Honesty in Ownership – a Stewardship Issue

I’m presently being faced with several sticky relationship issues, both personal and professional, but all of which demand absolute honesty from me in those relationships. Such honesty will lead to conflict. I don’t like conflict. I’m not a guy who enjoys getting into the ring. Yet I’m learning (once again) that leadership and stewardship require honesty – in these cases – about what others have done or not done that needs to be corrected. I take my text today from Leviticus 6.1-7:

1The LORD said to Moses: 2″If anyone sins and is unfaithful to the LORD by deceiving his neighbor about something entrusted to him or left in his care or stolen, or if he cheats him, 3or if he finds lost property and lies about it, or if he swears falsely, or if he commits any such sin that people may do— 4when he thus sins and becomes guilty, he must return what he has stolen or taken by extortion, or what was entrusted to him, or the lost property he found, 5or whatever it was he swore falsely about. He must make restitution in full, add a fifth of the value to it and give it all to the owner on the day he presents his guilt offering. 6And as a penalty he must bring to the priest, that is, to the LORD, his guilt offering, a ram from the flock, one without defect and of the proper value. 7In this way the priest will make atonements for him before the LORD, and he will be forgiven for any of these things he did that made him guilty.”

(Various Authors (2010-05-05). NIV Stewardship Study Bible: Discover God’s Design for Life, the Environment, Finances, Generosity, and Eternity (Kindle Locations 7723-7735). Zondervan. Kindle Edition.)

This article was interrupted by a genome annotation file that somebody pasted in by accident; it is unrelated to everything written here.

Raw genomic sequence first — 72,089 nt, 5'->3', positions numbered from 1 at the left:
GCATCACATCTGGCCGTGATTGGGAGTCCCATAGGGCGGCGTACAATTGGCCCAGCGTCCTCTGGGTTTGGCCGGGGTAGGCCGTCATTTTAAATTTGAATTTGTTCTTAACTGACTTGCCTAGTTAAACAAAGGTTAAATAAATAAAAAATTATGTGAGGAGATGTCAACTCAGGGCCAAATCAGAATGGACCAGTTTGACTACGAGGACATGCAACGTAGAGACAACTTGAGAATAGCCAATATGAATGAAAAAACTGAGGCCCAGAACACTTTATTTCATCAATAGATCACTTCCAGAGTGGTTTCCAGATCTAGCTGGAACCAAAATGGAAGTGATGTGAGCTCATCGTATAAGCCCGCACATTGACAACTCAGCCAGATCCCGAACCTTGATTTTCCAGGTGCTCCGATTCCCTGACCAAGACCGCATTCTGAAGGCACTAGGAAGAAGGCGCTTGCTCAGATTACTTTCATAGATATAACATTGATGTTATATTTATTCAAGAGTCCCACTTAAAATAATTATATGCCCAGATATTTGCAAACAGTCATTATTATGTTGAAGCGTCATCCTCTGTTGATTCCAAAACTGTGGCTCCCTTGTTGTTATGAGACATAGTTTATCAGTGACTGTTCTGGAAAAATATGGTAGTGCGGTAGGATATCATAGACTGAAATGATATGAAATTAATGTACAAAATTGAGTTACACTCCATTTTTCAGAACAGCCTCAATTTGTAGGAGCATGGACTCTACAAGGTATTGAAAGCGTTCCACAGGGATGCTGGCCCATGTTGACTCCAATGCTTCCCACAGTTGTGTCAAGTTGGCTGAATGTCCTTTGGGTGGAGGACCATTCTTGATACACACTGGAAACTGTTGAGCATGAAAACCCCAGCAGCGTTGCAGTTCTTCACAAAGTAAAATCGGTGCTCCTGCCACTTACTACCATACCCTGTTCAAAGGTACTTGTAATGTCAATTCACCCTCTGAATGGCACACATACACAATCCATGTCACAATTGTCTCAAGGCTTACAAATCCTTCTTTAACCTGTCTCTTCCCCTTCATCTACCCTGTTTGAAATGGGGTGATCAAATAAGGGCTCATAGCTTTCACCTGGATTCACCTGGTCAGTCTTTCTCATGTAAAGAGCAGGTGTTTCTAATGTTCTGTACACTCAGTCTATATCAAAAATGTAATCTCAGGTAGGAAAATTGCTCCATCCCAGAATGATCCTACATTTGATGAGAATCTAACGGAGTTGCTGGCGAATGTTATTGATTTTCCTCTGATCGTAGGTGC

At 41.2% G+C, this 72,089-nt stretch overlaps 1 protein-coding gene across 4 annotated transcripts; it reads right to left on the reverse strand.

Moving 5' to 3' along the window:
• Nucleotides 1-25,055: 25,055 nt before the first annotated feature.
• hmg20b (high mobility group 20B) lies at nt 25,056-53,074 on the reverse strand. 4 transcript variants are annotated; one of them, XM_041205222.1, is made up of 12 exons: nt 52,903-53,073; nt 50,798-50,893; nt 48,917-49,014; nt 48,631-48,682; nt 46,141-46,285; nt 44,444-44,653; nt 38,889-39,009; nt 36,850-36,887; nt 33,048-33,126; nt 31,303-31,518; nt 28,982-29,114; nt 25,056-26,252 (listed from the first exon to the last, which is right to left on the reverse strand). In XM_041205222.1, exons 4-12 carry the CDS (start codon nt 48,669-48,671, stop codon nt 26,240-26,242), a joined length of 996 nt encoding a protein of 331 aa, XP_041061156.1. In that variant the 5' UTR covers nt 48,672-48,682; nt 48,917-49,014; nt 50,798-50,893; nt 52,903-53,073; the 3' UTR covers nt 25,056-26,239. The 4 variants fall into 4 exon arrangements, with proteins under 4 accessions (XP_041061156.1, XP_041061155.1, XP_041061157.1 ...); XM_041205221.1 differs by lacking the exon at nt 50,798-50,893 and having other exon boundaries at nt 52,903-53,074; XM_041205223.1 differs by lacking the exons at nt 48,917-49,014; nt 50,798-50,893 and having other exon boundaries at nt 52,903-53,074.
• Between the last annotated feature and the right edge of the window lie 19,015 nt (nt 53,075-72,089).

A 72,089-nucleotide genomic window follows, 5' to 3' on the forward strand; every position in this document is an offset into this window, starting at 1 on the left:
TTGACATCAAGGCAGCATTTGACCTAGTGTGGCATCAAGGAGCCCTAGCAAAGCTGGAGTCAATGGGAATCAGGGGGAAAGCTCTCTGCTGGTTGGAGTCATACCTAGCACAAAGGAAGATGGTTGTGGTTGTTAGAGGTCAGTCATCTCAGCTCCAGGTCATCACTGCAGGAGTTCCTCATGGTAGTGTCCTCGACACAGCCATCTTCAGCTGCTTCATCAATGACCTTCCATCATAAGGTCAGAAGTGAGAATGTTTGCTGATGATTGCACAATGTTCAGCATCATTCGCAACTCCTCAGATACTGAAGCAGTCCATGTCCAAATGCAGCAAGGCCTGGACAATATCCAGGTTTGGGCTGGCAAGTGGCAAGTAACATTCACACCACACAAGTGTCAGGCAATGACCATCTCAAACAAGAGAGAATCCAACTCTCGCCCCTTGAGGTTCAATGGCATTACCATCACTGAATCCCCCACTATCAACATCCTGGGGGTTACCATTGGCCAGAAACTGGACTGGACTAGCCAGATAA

I want to be clear on this: when my employees don’t receive the unvarnished truth from me – in love and with tact, of course – that is the same as deceiving them. And that is sin. When I shy away from conflict and leave problems on the table, in essence, I’m also lying about what I’m really thinking – bottled up inside with a frozen smile. This is sin.

Honesty without love is rudeness – harshness – insensitive and uncaring. But honesty with love means that you choose your words carefully, but you do choose to speak and to work towards a more honest, productive relationship. It is the quality of those relationships that will make or break my business or my family. Think about it. Why do families form? Because two people formed a relationship and thought that they could make that relationship work for the long term. Why do families break apart? Because the relationships within the families stop working – they break and they don’t get fixed.

I’ve read several times that my business is my people. I believe that. What I’d suggest is that we extend that idea to say our businesses are our people in relationships – to each other – to me (the owner) and to vendors, partners, customers, and so forth. It takes quality relationships to make a business successful. And quality relationships require loving honesty.

One of my Undeniable Truths of Business Ownership is that you will have the problems that you tolerate (#65). I would be willing to wager that festering problems usually include the element of dishonesty in a relationship. The Lord was good to me today in giving me this gift about myself, my family and my business.

Bill English, CEO
Mindsharp

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